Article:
'Linsane' in the Video Game

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Published February 21, 2012

| FOXBusiness

Jeremy Lin’s explosive emergence on the basketball court has virtually turned the basketball world upside down. It’s also literally rocked the virtual basketball world.  

Video game fans have been clamoring for Lin’s avatar to reach the level of his oncourt skills — which is unusual in a world where players can often make outsized moves and gravity defying dunks.

“I don’t think we’ve ever seen anything like this with our fans wanting to talk to us and interact and find out if Jeremy Lin is going to be in the game,” says Jason Argent, a vice president with Take-Two Interactive’s (TTWO) 2K Sports division, which publishes the NBA 2K12 game. “The feedback about Lin’s player rating was tremendous, we’ve never seen volume like that before."

Fans were clamoring to play as Jeremy Lin the hoops phenom, not Jeremy Lin the fringe NBA player. 2K officials said they moved quickly to respond to satisfy fans’ demands and make the virtual Lin’s ability match up with his newly demonstrated abilities on the hardwoods. The 2K12 video game actually has a living roster feature, by which the game producers update rosters and player skill levels whenever trades are made or players break out, a la Lin. Video game users receive these personnel changes automatically when they connect their console with 2K’s online servers.

Lin’s in-game player rating was originally a lowly 56 out of 100. (2K officials say the lowest rated players are in the low to mid-40s, with the highest at 99.) Not surprisingly, Lin’s ratings have skied in tandem with his oncourt heroics. 

“We bumped him up to a 69 (in the first update last week). That’s one of the biggest increases we’ve ever had,” explained 2K12 producer Erick Boenisch. “The size of the move is unusual.   It’s not common for a player to go from ‘why’s this guy on my roster?’ to scoring 20 (points) and 10 (assists). It caught our attention just like everyone else.”

Boenisch adds, “Lin’s now a 75 and he’s up there with starters in the NBA.”

(Photo Source: 2K Sports)

Don’t look for Lin to leap into Michael Jordan’s league just yet. Boenisch says it takes a track record to reach such rare air. “We don’t overreact to players who had a good week. We don’t think that’s the case here, but we don’t just hand out 85 or 90 ratings without someone earning it over a long period of time.”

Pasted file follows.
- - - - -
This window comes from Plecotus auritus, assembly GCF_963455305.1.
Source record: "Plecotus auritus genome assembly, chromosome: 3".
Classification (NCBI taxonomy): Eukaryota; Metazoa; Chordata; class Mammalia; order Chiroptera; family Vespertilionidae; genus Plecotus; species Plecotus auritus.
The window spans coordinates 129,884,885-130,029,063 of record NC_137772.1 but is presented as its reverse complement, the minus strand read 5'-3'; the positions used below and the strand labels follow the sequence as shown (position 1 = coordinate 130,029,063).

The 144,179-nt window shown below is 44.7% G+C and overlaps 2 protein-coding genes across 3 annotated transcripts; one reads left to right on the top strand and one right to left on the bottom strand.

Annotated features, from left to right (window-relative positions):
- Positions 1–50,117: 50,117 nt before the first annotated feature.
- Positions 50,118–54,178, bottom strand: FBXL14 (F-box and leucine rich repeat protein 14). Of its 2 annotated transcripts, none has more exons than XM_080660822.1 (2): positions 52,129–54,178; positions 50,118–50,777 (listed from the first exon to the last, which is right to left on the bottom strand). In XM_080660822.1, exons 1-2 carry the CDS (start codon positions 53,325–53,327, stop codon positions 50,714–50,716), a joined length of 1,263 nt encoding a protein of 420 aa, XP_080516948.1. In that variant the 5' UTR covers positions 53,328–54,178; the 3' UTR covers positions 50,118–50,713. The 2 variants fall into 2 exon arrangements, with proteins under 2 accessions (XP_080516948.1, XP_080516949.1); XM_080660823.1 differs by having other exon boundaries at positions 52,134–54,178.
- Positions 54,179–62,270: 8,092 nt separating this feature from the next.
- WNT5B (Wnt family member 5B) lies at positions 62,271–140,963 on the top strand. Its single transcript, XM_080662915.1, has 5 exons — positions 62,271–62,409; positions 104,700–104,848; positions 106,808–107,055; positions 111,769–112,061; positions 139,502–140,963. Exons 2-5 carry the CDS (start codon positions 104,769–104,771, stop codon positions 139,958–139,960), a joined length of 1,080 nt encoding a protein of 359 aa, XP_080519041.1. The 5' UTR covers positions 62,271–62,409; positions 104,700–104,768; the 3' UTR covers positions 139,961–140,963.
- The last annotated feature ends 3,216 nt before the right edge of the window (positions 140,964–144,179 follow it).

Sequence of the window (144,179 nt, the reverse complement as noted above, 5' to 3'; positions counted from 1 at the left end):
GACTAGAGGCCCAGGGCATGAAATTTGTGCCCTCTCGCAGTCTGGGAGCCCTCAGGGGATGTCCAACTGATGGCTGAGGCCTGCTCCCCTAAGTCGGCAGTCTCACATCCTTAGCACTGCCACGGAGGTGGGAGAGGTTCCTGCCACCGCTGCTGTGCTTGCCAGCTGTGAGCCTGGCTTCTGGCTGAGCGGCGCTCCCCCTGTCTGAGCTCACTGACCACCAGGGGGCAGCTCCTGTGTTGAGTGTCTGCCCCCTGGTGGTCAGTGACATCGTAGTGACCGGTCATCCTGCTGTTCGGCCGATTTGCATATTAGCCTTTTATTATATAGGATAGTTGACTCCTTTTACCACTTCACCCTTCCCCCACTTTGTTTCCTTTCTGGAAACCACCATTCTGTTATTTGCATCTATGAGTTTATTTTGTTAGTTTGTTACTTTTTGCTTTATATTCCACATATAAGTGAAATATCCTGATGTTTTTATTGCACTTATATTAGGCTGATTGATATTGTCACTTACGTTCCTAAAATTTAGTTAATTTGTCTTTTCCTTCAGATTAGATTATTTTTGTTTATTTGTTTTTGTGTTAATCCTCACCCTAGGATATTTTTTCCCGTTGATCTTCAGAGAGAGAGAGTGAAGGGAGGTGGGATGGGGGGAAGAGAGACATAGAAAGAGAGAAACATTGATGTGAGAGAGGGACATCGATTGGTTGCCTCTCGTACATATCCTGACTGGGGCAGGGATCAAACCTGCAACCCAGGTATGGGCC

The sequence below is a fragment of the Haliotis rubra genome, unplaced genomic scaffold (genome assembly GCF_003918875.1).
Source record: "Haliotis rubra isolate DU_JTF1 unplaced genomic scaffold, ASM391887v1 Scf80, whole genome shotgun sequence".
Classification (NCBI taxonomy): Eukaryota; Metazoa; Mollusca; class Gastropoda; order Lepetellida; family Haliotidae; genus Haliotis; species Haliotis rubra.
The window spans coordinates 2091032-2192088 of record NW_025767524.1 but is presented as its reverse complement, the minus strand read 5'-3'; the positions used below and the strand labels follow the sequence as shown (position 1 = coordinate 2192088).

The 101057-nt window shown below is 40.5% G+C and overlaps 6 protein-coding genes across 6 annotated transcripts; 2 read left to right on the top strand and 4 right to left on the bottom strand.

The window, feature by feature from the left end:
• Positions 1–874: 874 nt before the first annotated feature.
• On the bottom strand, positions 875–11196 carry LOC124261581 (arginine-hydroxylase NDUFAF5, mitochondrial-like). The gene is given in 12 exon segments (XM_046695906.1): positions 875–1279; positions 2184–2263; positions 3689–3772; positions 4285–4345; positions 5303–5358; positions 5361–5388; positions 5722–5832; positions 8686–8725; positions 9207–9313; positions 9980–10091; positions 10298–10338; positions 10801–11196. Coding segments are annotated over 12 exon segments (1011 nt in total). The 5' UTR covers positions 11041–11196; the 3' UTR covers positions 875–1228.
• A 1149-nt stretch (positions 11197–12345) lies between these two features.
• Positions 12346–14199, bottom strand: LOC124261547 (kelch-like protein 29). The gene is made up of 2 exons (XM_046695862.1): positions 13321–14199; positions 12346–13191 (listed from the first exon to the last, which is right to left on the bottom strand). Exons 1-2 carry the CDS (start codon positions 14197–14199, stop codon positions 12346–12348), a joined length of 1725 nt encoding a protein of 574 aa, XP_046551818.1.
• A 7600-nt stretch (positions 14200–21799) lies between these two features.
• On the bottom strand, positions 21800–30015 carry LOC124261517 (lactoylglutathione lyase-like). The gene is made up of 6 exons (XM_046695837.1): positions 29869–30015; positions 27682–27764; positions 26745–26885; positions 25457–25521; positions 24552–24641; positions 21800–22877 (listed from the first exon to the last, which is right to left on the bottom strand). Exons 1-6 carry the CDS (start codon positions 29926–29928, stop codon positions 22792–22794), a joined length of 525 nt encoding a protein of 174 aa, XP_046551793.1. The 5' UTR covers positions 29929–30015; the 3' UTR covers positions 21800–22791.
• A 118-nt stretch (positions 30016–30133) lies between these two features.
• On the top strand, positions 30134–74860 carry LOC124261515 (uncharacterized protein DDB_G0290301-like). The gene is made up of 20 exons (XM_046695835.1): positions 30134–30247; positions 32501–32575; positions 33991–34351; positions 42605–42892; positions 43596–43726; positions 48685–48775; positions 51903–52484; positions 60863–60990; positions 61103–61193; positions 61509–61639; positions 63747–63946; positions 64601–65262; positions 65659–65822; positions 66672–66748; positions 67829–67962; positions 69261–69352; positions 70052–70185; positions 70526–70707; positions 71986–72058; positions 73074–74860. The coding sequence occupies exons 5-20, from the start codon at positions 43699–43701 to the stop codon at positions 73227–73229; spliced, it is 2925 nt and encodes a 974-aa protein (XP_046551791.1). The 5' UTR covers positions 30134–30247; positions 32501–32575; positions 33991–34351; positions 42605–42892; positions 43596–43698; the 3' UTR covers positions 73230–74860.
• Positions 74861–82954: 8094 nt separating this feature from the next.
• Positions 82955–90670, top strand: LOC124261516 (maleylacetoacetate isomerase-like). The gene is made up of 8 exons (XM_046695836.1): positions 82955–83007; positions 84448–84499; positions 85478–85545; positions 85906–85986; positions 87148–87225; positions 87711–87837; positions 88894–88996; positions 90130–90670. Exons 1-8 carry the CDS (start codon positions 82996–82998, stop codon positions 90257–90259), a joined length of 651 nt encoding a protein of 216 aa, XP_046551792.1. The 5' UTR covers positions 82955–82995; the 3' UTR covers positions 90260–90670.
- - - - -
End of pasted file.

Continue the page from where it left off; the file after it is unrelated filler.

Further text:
NBA 2K12 was the top-selling physical sports video game in January, according to data from NPD Group. 2K’s Argent thinks a Lin–led surge may boost sales, though he said there are no plans for a fresh sales campaign, 

“We want to support (Lin) and we are going to let it play out organically. We have no immediate plans to push the game, but we are looking at doing some fun stuff to continue the Linsanity.”

Despite the free upgrades, Wedbush Securities analyst Michael Pachter doesn’t think Lin will appreciably boost sales of this year's game. 

“Lin is giving the NBA a spark, but I doubt many (people) will run out and buy the game because he’s playing so well lately,” he reasons, adding, “Next year, if they make him the cover athlete, that’s a different story.”

Some Knicks fans can’t wait for next year; they’ve already shown up courtside at the Garden with homemade, oversized mock versions of NBA 2K13 with Lin’s likeness adorning the cover.  

2K officials say they can’t quantify a jump in sales of the current game in the New York region, but they can see the uptick in virtual court time for Lin and the Knicks. 

2K12 game producer and self-professed hoops fan Boenisch says, “We’re seeing a lot more activity in the past week with people playing with the Knicks. They can finally be good with them now that the guy’s rated appropriately.”

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